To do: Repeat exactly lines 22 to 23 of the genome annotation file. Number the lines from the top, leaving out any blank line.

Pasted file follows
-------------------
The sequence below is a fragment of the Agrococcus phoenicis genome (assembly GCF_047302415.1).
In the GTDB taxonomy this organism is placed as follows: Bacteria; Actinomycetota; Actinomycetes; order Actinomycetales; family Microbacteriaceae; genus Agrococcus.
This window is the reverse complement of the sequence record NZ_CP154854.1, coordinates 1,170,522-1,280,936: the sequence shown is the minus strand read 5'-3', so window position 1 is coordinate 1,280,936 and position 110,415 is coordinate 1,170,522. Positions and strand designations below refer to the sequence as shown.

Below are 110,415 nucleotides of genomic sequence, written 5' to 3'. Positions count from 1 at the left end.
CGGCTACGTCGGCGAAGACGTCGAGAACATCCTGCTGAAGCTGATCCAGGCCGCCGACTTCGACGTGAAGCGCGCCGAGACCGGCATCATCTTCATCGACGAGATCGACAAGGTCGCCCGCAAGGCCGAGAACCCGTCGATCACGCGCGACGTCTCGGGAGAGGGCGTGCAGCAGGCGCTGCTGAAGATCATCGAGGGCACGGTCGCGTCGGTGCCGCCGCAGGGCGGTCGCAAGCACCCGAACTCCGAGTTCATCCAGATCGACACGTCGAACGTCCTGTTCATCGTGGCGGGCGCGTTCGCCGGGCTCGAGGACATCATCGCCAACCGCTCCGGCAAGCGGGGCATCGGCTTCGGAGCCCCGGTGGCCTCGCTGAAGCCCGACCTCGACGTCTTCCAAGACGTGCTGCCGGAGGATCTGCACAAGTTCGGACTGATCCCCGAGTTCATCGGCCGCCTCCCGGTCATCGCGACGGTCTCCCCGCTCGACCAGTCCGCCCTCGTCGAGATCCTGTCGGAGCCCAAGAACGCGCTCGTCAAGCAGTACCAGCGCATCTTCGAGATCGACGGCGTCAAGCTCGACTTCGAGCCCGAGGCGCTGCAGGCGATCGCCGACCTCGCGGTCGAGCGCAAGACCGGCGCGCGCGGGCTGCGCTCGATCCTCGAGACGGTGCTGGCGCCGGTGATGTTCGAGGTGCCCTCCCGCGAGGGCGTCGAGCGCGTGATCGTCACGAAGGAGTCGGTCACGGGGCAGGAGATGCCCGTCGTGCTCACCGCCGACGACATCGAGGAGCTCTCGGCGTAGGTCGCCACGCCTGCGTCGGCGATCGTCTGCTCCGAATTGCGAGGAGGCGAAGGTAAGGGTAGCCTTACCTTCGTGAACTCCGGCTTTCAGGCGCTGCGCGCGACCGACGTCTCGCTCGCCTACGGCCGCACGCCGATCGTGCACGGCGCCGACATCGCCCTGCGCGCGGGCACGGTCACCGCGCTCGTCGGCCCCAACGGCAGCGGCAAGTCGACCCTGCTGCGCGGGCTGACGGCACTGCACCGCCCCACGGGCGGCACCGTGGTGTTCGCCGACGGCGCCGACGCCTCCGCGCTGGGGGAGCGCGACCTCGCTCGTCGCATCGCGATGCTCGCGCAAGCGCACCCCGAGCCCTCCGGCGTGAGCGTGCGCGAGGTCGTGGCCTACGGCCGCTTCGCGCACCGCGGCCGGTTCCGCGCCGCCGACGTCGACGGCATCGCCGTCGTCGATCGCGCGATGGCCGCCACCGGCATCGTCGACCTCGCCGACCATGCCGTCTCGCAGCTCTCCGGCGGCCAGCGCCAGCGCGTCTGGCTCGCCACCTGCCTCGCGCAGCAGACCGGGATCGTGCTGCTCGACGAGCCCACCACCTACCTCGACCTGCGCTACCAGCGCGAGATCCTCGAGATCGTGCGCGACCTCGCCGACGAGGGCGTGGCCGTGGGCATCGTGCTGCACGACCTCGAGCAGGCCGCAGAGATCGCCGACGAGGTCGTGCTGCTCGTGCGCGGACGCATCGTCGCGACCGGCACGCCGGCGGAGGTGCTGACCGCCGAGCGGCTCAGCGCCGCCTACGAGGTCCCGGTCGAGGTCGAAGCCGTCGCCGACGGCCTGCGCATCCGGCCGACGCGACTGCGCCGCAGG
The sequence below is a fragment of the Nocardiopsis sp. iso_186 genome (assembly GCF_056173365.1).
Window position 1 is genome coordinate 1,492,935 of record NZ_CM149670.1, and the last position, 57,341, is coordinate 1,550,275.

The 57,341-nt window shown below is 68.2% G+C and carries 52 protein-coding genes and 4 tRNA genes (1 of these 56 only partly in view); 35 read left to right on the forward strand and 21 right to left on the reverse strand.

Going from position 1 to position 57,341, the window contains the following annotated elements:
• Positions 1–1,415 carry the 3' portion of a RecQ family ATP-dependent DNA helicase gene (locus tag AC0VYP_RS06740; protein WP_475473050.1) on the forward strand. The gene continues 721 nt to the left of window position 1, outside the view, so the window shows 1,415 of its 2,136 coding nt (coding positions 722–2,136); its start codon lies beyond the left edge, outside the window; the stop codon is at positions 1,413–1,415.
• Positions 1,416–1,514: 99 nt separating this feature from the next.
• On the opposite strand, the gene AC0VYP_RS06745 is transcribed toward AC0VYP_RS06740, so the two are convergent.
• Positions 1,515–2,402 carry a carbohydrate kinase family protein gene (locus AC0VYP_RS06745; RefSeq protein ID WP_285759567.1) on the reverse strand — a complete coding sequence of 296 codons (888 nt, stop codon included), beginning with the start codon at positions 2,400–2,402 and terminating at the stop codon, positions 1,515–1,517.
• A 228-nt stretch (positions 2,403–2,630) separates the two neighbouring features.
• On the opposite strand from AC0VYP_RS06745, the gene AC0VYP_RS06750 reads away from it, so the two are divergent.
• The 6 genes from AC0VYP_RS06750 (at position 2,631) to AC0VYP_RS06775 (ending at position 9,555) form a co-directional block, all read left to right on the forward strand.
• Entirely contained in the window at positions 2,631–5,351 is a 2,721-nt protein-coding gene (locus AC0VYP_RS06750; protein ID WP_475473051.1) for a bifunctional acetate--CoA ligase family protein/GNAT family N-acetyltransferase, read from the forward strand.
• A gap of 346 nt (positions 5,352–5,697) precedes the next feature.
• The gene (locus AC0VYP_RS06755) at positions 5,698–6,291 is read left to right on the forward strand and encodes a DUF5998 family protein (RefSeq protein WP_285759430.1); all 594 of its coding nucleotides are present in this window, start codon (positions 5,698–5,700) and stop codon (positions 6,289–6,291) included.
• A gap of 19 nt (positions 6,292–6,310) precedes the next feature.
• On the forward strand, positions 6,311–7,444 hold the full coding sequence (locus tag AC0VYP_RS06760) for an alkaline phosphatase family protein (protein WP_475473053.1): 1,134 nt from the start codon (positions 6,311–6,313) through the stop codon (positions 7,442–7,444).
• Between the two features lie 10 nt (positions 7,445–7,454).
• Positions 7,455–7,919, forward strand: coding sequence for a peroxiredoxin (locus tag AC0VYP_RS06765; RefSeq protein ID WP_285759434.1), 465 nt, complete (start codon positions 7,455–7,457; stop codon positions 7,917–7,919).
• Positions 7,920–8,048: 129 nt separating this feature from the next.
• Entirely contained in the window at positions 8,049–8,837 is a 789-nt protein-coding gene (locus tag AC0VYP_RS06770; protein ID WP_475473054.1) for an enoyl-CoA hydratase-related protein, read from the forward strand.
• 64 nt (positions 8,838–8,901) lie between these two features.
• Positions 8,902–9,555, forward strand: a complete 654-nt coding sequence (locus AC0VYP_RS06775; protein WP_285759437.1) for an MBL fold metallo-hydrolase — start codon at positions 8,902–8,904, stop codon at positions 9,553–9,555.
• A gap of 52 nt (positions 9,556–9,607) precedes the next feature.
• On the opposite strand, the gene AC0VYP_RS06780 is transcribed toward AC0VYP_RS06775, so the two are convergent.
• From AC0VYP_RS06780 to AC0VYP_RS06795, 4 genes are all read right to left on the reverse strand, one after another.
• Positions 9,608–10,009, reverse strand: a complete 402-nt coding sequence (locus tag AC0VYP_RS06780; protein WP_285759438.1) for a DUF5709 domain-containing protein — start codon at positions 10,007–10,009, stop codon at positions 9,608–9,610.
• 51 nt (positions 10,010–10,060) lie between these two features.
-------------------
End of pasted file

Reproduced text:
• Between the two features lie 10 nt (positions 7,445–7,454).
• Positions 7,455–7,919, forward strand: coding sequence for a peroxiredoxin (locus tag AC0VYP_RS06765; RefSeq protein ID WP_285759434.1), 465 nt, complete (start codon positions 7,455–7,457; stop codon positions 7,917–7,919).